Liver disease is increasingly common. Viral infections, alcohol excess and rising levels of obesity and type 2 diabetes are partly to blame. All of these increase the risk of developing primary liver cancer, also known as hepatocellular carcinoma (HCC). We believe that our immune system, which helps us fight infections and cancers, is suppressed in people with liver disease. This increases the chance of people affected by liver disease developing liver cancer. It also increases the likelihood of treatment for the cancer being resisted and the cancer returning afterwards.
We want to record information about patients with liver disease and compare this to similar patients with primary liver cancer (HCC). As part of this project, we will run a clinical trial at selected hospitals with a specialist interest in this area of liver cancer. Patients who consent to take part in the study will donate blood samples, answer lots of questions about them and their health, and donate "left over" liver samples following standard-care procedures. Our team of academic experts will then study all of the data which will lead to a greater understanding of HCC, and will inform future research.
If we could understand how to switch the immune system back on, we could improve responses to treatments for liver cancer. There is a new class of anti-cancer ‘immunotherapies’ which do just that. But early studies suggest that these only work for about 15-20% of people.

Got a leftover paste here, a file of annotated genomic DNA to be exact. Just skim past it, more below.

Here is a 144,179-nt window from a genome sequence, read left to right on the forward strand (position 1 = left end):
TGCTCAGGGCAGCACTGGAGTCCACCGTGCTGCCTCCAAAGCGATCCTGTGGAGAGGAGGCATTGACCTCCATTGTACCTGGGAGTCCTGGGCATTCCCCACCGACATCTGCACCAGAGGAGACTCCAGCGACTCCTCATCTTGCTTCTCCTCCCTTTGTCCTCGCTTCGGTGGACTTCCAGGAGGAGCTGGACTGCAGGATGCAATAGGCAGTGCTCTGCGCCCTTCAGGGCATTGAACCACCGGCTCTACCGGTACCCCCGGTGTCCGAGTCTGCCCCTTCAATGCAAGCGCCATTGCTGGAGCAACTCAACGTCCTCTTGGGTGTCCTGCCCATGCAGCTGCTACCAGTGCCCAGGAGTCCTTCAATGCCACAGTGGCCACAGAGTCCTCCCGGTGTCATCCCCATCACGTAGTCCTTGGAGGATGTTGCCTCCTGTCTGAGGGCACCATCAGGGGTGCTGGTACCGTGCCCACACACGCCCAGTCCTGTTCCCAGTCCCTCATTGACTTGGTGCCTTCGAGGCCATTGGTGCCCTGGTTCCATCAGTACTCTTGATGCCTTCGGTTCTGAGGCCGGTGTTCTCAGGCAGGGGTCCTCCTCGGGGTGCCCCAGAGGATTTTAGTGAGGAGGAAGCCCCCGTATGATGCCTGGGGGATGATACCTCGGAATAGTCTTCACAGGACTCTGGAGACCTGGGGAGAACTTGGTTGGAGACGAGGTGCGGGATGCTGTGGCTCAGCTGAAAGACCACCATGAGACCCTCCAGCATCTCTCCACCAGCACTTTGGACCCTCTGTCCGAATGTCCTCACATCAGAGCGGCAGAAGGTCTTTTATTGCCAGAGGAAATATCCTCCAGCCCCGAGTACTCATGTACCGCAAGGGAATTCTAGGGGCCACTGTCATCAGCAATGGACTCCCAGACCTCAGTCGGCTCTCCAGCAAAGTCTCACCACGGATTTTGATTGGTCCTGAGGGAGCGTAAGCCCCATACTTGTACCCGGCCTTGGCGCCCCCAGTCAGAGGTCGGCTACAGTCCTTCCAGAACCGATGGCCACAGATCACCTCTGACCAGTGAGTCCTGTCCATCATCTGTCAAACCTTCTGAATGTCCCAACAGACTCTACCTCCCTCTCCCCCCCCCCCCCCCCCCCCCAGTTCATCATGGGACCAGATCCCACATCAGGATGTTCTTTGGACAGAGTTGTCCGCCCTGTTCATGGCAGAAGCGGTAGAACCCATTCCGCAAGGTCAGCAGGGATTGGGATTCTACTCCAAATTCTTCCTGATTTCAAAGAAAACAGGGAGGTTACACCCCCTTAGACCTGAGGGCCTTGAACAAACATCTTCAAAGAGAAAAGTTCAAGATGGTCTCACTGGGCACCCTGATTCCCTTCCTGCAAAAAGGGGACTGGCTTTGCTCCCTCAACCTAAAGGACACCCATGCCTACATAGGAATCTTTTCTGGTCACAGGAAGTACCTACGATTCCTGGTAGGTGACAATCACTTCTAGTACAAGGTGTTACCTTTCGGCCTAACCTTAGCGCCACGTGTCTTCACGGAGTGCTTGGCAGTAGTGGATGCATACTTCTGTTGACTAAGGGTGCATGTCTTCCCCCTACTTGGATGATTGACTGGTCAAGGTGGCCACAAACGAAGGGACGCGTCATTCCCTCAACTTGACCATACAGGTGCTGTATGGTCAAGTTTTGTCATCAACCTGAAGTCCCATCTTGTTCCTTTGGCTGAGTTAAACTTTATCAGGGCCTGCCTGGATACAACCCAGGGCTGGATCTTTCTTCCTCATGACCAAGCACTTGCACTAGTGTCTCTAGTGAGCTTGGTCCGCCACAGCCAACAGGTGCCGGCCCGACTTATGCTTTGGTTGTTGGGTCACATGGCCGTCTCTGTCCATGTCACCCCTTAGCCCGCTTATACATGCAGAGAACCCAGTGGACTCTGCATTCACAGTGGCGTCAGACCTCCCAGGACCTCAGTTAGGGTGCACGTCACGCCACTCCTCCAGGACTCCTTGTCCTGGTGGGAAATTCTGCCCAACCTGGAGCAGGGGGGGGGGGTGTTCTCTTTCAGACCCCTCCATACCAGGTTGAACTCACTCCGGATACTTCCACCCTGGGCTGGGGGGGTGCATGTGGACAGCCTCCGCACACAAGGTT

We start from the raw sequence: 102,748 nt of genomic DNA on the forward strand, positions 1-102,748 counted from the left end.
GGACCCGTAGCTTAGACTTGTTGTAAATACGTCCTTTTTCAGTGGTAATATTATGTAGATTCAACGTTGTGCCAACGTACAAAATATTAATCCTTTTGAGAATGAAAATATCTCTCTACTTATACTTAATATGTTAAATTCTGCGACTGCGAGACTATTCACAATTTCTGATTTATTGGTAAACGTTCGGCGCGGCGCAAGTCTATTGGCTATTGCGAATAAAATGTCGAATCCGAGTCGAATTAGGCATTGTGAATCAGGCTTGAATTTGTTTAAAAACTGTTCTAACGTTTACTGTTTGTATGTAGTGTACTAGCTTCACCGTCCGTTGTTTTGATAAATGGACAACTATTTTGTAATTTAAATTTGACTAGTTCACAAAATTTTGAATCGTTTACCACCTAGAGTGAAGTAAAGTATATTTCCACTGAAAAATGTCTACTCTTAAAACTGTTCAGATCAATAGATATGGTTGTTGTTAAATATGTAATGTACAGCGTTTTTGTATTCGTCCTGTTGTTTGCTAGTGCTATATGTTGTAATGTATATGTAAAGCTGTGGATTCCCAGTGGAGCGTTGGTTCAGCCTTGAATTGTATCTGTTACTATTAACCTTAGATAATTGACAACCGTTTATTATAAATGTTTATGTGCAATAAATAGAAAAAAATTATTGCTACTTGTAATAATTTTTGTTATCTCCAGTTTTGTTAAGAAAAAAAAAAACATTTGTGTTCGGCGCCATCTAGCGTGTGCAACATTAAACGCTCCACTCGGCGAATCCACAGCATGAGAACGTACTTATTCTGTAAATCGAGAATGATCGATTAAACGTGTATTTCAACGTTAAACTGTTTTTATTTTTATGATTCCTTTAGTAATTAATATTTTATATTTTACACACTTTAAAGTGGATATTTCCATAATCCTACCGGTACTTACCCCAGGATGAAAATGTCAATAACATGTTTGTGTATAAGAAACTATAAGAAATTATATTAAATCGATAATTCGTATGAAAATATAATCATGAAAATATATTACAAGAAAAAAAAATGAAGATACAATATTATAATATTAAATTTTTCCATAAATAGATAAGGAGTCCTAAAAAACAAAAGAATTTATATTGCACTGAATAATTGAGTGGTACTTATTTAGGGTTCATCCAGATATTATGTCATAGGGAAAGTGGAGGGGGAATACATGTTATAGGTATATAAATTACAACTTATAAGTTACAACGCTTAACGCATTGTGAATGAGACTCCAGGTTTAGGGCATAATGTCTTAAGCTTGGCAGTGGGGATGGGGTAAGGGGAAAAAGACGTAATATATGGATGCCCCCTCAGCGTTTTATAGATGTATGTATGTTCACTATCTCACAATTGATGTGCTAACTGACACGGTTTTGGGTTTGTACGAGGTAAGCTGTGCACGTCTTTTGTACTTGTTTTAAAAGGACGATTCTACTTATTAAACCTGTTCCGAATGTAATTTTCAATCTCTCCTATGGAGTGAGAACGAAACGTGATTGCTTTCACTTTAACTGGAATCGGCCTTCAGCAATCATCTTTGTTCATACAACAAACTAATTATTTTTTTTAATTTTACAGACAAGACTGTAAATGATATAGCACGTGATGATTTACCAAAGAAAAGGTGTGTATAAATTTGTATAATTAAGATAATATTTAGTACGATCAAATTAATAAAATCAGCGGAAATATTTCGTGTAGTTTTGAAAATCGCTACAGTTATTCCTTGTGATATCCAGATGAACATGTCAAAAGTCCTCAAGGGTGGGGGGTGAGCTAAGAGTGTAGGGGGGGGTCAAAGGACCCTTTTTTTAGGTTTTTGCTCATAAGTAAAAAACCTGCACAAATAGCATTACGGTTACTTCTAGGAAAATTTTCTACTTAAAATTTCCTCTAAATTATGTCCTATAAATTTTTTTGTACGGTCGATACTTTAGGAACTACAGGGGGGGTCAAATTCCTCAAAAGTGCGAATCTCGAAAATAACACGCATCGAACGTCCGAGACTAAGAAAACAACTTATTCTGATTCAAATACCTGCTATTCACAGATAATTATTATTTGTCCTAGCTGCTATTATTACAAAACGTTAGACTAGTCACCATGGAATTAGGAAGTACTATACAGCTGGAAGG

We want to work out why some people respond to treatments and some people don’t, so that we can convert ‘non-responders’ into responders.
HUNTER is a collaboration of 11 Universities from the UK, Spain and Italy funded through a partnership between Cancer Research UK, Fondazione AIRC and Fundación Científica de la Asociacion Española Contra el Cáncer.
Deciphering the immunological landscape of HCC
Professor Llovet and his team at L'Institut d'Investigacions Biomèdiques August Pi i Sunyer (IDIBAPS) will take their initial discovery of the different existing HCC immune profiles to the next level using a multi-omics (genomics, transcriptomic, and immunomics) approach to analyse HCC tumours and matched non-tumour tissues.
They hope to identify distinct immune profiles of HCC tumours that correlate with the different responses of HCC patients to immunotherapies.
Preclinical model platform development in HCC
Dr Bird and the team at The Beatson West of Scotland Cancer Centre will lead on the creation of preclinical models that more accurately reflect the emerging subtypes of HCC based on molecular classification and associated immune profiles.
They will develop in-vivo models to enable the study of immune or combination therapies.
Breaking immunosuppressive networks in HCC
Professor Maini will lead on the integration of the different projects, to develop and validate state-of-the-art testing of novel mechanistic and therapeutic insights into the immunotherapy of HCC.
Utilising fresh HCC tissue samples collected in the clinical trial, and molecular targets shortlisted in other projects, will develop new insights into immunosuppressive networks in HCC, while testing the robustness and application of the pre-clinical models developed as part of HUNTER .
Discover more about what our HUNTER researchers are working on
Research by Amy Collins, PHD student funded by the William E Harker Foundation
A new human liver cancer culture model: precision cut liver slices (PCLS)